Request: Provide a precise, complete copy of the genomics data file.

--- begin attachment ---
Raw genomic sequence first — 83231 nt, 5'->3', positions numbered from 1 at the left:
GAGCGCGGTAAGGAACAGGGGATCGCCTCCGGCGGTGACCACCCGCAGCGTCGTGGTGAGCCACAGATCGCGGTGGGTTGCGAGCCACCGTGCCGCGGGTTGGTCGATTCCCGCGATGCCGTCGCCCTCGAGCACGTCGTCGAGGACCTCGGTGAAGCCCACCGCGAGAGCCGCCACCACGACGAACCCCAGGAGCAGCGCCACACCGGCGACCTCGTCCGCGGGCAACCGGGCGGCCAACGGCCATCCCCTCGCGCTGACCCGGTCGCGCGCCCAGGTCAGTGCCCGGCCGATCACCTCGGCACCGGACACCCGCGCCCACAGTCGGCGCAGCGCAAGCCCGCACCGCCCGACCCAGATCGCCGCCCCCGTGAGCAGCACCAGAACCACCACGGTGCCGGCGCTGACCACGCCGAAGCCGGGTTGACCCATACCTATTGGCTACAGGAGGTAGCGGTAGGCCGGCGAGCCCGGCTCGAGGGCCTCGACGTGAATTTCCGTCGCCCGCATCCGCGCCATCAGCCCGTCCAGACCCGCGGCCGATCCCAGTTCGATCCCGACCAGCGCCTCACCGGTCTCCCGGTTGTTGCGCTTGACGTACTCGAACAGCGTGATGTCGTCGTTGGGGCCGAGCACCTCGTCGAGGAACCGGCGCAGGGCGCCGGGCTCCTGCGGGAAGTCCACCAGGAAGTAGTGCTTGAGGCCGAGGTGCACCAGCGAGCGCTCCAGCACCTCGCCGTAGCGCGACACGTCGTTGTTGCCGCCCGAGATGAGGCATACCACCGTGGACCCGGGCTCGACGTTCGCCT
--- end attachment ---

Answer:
Raw genomic sequence first — 83231 nt, 5'->3', positions numbered from 1 at the left:
GAGCGCGGTAAGGAACAGGGGATCGCCTCCGGCGGTGACCACCCGCAGCGTCGTGGTGAGCCACAGATCGCGGTGGGTTGCGAGCCACCGTGCCGCGGGTTGGTCGATTCCCGCGATGCCGTCGCCCTCGAGCACGTCGTCGAGGACCTCGGTGAAGCCCACCGCGAGAGCCGCCACCACGACGAACCCCAGGAGCAGCGCCACACCGGCGACCTCGTCCGCGGGCAACCGGGCGGCCAACGGCCATCCCCTCGCGCTGACCCGGTCGCGCGCCCAGGTCAGTGCCCGGCCGATCACCTCGGCACCGGACACCCGCGCCCACAGTCGGCGCAGCGCAAGCCCGCACCGCCCGACCCAGATCGCCGCCCCCGTGAGCAGCACCAGAACCACCACGGTGCCGGCGCTGACCACGCCGAAGCCGGGTTGACCCATACCTATTGGCTACAGGAGGTAGCGGTAGGCCGGCGAGCCCGGCTCGAGGGCCTCGACGTGAATTTCCGTCGCCCGCATCCGCGCCATCAGCCCGTCCAGACCCGCGGCCGATCCCAGTTCGATCCCGACCAGCGCCTCACCGGTCTCCCGGTTGTTGCGCTTGACGTACTCGAACAGCGTGATGTCGTCGTTGGGGCCGAGCACCTCGTCGAGGAACCGGCGCAGGGCGCCGGGCTCCTGCGGGAAGTCCACCAGGAAGTAGTGCTTGAGGCCGAGGTGCACCAGCGAGCGCTCCAGCACCTCGCCGTAGCGCGACACGTCGTTGTTGCCGCCCGAGATGAGGCATACCACCGTGGACCCGGGCTCGACGTTCGCCT